A life-long legacy of real-deal faith

Moving sometimes feels like God’s ultimate character-training ground.

And when you’re moving with four young kids,  it’s a faith-growing opportunity for the whole family.

When we first started this process, I didn’t even want to get my kids’ hopes up too much about all the possibilities of  a new house.  I organized closets, purged junk, and packed up boxes for storage without telling them why.

It wasn’t until they were all gone for a day and I painted  their room that I finally fessed up.

The confession went something like this:

“While  you girls are gone, I’m going to repaint your room.”

“What?!!  Paint?!!  I hope it’ll still be purple!!!”

And that was it, the big  moment when I had to share the news.

“Well, actually, no, the whole point is to cover over the purple.  You see, we’re preparing the house to  sell  it and that means making the rooms neutral colors.  Your walls will be cream.”

Long pause.  Long, long pause.

An initially disappointed face:  “Cream?  Cream?  I really liked the purple.”

Then the news sinks in. “Wait!!  We’re going to try to move?!!!!”

And oh the ups and downs of moving have involved us all.  I tried to prep the girls’ hearts for how long it may take to sell our house or what it all  involves.  How we shouldn’t get our hearts set on a particular house unless our contract is accepted.

Truthfully, though, God has been so good to us and the process has been fairly smooth as far as these processes ever go.  But what I love the most is how my kids celebrate the good things He has done.

When a buyer put an offer on our house so quickly after we put it on the market, one of my girls said, “Look how God answered our prayers!  We prayed this would be fast and He did that for us!”

When we picked the new house and it had the right number of bedrooms and was still in their beloved school district, one of my daughters said, “God really gave us what we needed!”

And as we worked through inspections and repairs and all the prep work for moving, they prayed right along with us for God to  help the process go smoothly.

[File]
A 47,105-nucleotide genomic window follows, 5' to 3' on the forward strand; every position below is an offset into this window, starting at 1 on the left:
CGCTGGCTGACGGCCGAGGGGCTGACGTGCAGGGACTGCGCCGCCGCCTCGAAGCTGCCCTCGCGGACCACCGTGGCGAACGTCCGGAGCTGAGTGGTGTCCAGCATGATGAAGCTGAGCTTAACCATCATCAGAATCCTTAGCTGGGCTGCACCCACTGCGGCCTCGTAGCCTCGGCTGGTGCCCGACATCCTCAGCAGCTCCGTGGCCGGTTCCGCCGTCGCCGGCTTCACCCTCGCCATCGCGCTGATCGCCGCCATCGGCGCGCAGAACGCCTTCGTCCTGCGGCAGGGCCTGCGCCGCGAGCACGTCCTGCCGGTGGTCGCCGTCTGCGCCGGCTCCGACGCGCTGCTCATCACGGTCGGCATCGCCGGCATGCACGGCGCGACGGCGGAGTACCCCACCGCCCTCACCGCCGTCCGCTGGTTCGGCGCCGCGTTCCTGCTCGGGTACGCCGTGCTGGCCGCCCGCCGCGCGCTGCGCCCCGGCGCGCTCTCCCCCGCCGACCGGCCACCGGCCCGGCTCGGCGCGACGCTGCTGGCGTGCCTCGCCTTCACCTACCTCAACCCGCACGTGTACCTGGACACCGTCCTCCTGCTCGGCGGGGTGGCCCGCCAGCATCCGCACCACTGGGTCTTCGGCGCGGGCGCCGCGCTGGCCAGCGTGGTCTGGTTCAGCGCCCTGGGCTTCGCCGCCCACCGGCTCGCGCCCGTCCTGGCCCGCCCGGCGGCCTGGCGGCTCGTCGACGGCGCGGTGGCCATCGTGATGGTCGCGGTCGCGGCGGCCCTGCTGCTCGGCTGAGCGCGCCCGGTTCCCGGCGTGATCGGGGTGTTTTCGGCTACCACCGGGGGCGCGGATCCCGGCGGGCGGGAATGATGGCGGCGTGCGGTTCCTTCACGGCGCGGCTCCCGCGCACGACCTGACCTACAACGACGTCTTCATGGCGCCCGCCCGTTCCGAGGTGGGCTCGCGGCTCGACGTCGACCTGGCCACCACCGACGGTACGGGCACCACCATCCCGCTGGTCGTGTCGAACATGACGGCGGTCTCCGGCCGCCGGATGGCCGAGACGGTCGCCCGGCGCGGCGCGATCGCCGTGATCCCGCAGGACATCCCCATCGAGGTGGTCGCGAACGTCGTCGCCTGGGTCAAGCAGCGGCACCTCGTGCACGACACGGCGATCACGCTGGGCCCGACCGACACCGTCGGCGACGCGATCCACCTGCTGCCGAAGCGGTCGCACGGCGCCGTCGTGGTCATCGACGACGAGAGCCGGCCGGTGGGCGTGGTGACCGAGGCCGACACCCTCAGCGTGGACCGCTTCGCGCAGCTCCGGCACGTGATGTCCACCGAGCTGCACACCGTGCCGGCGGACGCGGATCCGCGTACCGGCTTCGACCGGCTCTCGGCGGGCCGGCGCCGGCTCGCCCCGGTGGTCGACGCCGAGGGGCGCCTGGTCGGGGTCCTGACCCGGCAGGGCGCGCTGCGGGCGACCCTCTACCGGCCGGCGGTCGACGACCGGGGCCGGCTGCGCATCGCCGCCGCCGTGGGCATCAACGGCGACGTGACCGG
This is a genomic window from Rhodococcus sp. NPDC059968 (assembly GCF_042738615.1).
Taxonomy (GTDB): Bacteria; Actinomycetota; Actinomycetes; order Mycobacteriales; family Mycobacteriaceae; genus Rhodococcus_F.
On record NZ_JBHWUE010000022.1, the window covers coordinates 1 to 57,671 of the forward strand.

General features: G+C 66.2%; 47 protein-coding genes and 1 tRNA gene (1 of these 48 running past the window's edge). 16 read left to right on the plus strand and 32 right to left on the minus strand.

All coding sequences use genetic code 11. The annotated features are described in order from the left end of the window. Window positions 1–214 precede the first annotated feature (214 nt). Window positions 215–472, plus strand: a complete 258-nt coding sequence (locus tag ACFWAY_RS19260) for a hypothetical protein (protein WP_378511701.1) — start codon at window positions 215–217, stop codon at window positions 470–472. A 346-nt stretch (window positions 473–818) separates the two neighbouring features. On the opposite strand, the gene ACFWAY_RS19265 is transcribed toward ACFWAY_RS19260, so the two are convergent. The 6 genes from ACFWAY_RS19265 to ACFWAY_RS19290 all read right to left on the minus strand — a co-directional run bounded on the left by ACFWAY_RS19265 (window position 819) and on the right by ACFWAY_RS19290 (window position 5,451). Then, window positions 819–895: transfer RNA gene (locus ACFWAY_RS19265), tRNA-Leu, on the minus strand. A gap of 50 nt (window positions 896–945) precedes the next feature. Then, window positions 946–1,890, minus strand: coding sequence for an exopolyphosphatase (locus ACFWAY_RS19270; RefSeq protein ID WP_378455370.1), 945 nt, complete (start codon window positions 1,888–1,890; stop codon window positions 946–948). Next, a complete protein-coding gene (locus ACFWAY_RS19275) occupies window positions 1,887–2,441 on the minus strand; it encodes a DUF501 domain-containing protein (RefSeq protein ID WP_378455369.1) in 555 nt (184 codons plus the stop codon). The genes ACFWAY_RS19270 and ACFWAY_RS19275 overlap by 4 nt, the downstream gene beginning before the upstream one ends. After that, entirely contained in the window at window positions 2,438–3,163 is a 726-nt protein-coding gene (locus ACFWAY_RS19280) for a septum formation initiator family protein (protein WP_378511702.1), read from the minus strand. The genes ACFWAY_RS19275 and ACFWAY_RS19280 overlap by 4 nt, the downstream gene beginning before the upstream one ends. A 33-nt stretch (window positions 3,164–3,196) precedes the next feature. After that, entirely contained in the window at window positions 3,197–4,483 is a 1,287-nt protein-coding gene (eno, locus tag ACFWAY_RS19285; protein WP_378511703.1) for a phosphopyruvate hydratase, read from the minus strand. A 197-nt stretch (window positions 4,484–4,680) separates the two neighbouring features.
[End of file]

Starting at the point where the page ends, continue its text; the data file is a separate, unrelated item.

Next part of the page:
We’re actually still praying!

They are engaging in active faith and using the language of faith.  They are turning to prayer in times of need and praising God for answering  the prayers we offer.

And it’s a beautiful thing.

In life, there are some things we can’t always share with our children, not completely, especially not when they’re young.  We shield them from some of the hardest and scariest situations..

But there are also times and seasons when it’s right to draw them in to see how our faith fares when we don’t know all the answers.

What  does faith look like when we’re waiting?

When we’re uncertain?

When we’re hurt?

When we’re disappointed?

If our tweens and teens think faith is easy, what will happen when decisions are hard and oppression is real and personal?

I’ve been feeling a heart-check, the need  to make sure my faith is sincere and to live that out with my kids.

When I say, “God answered our prayers,” I need to make sure that’s the truth, that my kids knew I was praying….and they see how God came through.

I find that Paul slips this word “sincerity” into his letters quietly and frequently (2 Corinthians 11:3,  Philippians 1:17, 1 Timothy 1:5, 2 Timothy 1:5).

He doesn’t lay out a long sermon about what sincere faith looks like, but he makes this consistent distinction.

Don’t just have faith.

Have sincere faith.

Maybe it was the former Pharisee in  Paul showing through here.  Genuine faith mattered to him because otherwise it’s just show and outward actions.

This is what Paul says about Timothy:

I am reminded of your sincere faith, a faith that dwelt first in your grandmother Lois and your mother Eunice and now, I am sure, dwells in you as well (2 Timothy 1:5 ESV).

Timothy’s sincere faith is something he learned from his mom, who learned it from his grandmother.

Because they were the real deal, Timothy grew to be the real deal also.

This is what I want for my kids and what I want for me–a lifelong legacy of “real-deal faith.”

May our faith be sincere, rooted so deep-down within us that our automatic response to trouble is the fruit of belief:  prayerfulness, trust,  confidence in God.

May our faith be genuine, not just outward show with Christian catch-phrases and good-girl actions, but  a life led sensitive to the leading of the Holy Spirit.